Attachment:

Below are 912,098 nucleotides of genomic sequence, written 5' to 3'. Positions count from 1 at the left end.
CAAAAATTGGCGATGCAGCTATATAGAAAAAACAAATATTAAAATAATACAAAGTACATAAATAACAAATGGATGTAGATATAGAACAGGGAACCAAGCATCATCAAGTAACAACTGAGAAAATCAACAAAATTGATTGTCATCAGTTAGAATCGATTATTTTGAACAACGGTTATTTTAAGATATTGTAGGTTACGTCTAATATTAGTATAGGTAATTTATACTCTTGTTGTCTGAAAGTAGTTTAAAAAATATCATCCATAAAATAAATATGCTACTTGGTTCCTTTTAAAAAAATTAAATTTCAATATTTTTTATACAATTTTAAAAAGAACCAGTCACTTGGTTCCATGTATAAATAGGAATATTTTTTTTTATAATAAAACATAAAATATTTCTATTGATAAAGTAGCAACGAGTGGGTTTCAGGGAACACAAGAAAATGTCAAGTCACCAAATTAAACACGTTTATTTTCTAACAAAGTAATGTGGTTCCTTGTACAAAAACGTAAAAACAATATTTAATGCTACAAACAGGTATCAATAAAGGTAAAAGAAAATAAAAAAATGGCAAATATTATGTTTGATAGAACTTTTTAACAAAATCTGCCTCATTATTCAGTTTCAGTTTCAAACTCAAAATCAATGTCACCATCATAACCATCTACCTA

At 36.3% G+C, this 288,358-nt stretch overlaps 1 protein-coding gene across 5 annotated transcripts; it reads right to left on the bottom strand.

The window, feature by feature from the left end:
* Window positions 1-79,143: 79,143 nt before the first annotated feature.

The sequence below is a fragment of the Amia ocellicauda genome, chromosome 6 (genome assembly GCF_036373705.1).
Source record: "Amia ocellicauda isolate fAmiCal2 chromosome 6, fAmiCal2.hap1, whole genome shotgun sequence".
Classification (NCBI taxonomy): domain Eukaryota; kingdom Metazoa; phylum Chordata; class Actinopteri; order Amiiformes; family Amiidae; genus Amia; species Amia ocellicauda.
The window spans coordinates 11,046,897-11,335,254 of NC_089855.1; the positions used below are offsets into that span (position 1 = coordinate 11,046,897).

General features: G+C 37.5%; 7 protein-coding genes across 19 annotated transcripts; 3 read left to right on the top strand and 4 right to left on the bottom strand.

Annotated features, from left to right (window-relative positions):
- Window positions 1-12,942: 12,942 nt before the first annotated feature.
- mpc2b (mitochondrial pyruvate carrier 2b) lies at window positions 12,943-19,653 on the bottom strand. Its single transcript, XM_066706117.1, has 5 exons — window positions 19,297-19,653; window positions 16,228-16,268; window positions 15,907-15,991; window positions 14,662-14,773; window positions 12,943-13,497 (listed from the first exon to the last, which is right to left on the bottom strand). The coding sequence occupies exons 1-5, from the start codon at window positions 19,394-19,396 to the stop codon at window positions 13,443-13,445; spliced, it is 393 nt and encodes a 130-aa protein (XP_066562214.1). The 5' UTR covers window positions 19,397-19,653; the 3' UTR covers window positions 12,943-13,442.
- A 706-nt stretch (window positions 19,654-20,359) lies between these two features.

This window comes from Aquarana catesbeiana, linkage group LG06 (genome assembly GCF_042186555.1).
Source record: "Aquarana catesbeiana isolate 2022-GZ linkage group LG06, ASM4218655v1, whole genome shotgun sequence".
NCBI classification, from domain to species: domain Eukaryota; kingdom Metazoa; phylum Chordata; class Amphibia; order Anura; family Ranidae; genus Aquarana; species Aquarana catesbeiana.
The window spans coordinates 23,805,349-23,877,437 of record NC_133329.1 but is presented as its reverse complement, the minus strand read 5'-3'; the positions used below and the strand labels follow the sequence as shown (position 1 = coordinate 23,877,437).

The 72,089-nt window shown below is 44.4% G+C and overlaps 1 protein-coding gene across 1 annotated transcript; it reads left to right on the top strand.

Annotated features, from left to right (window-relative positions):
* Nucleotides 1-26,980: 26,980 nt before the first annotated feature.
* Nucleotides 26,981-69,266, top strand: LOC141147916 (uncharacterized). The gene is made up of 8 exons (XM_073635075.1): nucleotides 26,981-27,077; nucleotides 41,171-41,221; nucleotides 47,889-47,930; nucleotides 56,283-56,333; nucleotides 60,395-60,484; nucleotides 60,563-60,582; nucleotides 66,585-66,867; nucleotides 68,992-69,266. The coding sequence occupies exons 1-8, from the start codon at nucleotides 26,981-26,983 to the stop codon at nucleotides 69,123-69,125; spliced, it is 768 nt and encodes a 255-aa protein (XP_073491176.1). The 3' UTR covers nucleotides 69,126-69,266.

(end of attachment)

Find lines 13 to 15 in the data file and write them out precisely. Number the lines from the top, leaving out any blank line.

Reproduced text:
- mpc2b (mitochondrial pyruvate carrier 2b) lies at window positions 12,943-19,653 on the bottom strand. Its single transcript, XM_066706117.1, has 5 exons — window positions 19,297-19,653; window positions 16,228-16,268; window positions 15,907-15,991; window positions 14,662-14,773; window positions 12,943-13,497 (listed from the first exon to the last, which is right to left on the bottom strand). The coding sequence occupies exons 1-5, from the start codon at window positions 19,394-19,396 to the stop codon at window positions 13,443-13,445; spliced, it is 393 nt and encodes a 130-aa protein (XP_066562214.1). The 5' UTR covers window positions 19,397-19,653; the 3' UTR covers window positions 12,943-13,442.
- A 706-nt stretch (window positions 19,654-20,359) lies between these two features.

This window comes from Aquarana catesbeiana, linkage group LG06 (genome assembly GCF_042186555.1).